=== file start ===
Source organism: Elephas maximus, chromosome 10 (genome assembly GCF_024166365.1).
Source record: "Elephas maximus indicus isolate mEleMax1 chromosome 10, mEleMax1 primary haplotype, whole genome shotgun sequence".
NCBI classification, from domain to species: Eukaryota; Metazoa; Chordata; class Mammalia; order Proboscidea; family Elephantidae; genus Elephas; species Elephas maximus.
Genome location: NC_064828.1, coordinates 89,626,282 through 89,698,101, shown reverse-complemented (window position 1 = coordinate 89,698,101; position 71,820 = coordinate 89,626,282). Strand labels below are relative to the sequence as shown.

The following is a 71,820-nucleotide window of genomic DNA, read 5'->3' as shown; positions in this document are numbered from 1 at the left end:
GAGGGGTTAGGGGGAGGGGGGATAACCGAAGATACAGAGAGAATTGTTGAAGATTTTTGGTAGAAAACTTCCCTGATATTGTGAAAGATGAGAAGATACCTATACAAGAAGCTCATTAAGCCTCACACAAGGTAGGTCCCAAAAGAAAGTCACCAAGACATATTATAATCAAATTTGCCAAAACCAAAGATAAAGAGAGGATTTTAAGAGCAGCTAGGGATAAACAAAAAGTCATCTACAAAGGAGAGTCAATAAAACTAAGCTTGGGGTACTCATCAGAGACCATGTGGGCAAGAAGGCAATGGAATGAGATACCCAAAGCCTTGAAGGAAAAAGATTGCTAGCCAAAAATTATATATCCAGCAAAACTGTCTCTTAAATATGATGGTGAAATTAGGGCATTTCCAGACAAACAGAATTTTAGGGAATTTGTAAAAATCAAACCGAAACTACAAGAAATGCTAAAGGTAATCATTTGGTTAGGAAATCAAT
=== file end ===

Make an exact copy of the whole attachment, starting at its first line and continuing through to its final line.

Source organism: Elephas maximus, chromosome 10 (genome assembly GCF_024166365.1).
Source record: "Elephas maximus indicus isolate mEleMax1 chromosome 10, mEleMax1 primary haplotype, whole genome shotgun sequence".
NCBI classification, from domain to species: Eukaryota; Metazoa; Chordata; class Mammalia; order Proboscidea; family Elephantidae; genus Elephas; species Elephas maximus.
Genome location: NC_064828.1, coordinates 89,626,282 through 89,698,101, shown reverse-complemented (window position 1 = coordinate 89,698,101; position 71,820 = coordinate 89,626,282). Strand labels below are relative to the sequence as shown.

The following is a 71,820-nucleotide window of genomic DNA, read 5'->3' as shown; positions in this document are numbered from 1 at the left end:
GAGGGGTTAGGGGGAGGGGGGATAACCGAAGATACAGAGAGAATTGTTGAAGATTTTTGGTAGAAAACTTCCCTGATATTGTGAAAGATGAGAAGATACCTATACAAGAAGCTCATTAAGCCTCACACAAGGTAGGTCCCAAAAGAAAGTCACCAAGACATATTATAATCAAATTTGCCAAAACCAAAGATAAAGAGAGGATTTTAAGAGCAGCTAGGGATAAACAAAAAGTCATCTACAAAGGAGAGTCAATAAAACTAAGCTTGGGGTACTCATCAGAGACCATGTGGGCAAGAAGGCAATGGAATGAGATACCCAAAGCCTTGAAGGAAAAAGATTGCTAGCCAAAAATTATATATCCAGCAAAACTGTCTCTTAAATATGATGGTGAAATTAGGGCATTTCCAGACAAACAGAATTTTAGGGAATTTGTAAAAATCAAACCGAAACTACAAGAAATGCTAAAGGTAATCATTTGGTTAGGAAATCAAT